Because of this, there is no correlation between number of domains assigned to an IP address and performance.

Here is what is important:

The hosts reputation. Period.

It does not matter if a bank of standalone computers are used or large-scale clusters with SAN. Obviously the latter is preferred within telecom production environments, however, the difference between the two are really minimal for hosting these days due to options available. For the customer, there should be no difference. What is important is that the host cares about the customer and responds to issues prior to the customer calling. A heads-up monitor, external monitor, internal monitor (per machine), a network monitor should be able to alarm the host immediately when things go wrong or performance is suffering. It should be standard practice if the problem is solved seamlessly immediately before the customer even notices. Fail-over of all stripes, hot spares, OTS (on the shelf) pre-configured hardware spares, spare in the air hardware, snap-shots and images, dynamic host allocation, and fast networks should make moving and recovery very easy and fast. If standard practices are observed, the customer should never have a problem that they did not create and fixing it should be a snap.

On a side note, the claim of 99.999% up-time is a statistical impossibility. It is BS plain and simple. I worked as a consultant where %100 up-time was required with an SLA (service level agreement) and fees paid to the customer for anything including a 1 second outage. These fees started at $10,000. In all the years, a fee has never had to be paid. This is possible with hosting but rarely done except at tier level 1 providers. Otherwise, expect something within the 97%-98% (point something) as being standard.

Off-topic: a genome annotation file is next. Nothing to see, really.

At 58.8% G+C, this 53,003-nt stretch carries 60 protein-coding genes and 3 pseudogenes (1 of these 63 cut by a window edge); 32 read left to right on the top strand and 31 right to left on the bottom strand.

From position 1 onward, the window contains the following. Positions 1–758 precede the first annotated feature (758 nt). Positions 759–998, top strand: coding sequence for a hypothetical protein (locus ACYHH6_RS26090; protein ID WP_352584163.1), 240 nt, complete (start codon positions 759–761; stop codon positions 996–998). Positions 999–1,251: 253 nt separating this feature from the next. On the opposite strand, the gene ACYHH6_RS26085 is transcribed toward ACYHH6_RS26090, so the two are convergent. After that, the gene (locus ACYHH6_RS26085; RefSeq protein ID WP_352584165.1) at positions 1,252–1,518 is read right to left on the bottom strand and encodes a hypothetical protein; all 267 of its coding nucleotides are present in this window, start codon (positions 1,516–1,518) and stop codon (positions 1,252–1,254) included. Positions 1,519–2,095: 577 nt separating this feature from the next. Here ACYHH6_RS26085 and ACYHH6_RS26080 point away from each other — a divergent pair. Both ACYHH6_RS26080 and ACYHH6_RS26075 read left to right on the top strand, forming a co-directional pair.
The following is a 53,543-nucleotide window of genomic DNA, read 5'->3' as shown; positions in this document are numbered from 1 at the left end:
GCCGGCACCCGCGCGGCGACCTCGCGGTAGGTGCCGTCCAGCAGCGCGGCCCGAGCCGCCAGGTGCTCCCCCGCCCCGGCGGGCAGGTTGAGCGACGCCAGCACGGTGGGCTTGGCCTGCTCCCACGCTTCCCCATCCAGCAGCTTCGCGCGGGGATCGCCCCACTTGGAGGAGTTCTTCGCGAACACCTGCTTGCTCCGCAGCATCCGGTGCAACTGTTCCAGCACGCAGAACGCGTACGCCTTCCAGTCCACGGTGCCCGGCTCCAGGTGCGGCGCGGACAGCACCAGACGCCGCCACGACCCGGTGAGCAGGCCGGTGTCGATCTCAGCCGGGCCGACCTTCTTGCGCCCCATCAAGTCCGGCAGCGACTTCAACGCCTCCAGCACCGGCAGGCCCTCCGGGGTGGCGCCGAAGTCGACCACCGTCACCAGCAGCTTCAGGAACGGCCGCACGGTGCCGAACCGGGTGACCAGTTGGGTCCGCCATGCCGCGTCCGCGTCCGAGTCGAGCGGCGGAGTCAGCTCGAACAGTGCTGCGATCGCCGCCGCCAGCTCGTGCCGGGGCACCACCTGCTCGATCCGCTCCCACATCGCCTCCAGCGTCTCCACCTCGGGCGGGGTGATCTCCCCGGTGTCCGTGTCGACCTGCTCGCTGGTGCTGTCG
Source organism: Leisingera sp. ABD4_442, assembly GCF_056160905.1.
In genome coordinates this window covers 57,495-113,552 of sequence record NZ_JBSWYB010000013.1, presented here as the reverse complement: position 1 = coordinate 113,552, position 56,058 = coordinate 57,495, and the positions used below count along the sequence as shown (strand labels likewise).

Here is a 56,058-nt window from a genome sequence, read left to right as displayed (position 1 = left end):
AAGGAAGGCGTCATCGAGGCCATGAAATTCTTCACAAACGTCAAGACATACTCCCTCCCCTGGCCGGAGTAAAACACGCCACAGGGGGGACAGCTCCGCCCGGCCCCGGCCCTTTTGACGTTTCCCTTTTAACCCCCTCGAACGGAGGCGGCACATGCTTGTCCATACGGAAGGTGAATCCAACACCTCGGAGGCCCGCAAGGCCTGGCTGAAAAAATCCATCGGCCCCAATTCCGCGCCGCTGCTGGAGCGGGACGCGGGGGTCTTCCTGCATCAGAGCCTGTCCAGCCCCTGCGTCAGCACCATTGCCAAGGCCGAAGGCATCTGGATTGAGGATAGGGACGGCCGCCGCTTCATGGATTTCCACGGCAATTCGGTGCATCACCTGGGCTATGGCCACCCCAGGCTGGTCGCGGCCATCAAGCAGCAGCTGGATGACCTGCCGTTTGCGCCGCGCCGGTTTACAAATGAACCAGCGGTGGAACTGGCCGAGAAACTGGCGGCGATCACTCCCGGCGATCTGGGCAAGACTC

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You shouldn't worry as it doesn't mean anything. Shared IP addresses are common and the norm.

Having a large number of sites sharing and IP address doesn't indicate much. If the host has a beefy server they can fit thousands of sites on it and not have a hiccup. Unless they use SSL there is no need for them to have different IP addresses. And there is nothing wrong with this.

It could mean that the host is cramming a lot of sites on to one box. But if this is the case the host would have a reputation of overselling which you would find out by researching them before you buy. But this can also happen with a low number of sites on one machine if they are active enough.

Some say it would affect your SEO if the IP address has a bad reputation. But Google and other search engines are smart enough to know IP addresses are shared and not to just lump all of the sites on one IP address together. All of the sites on that IP would need to have more of a connection to each other (cross-link with each other, same domain owner, etc) to be considered "bad" from an SEO perspective.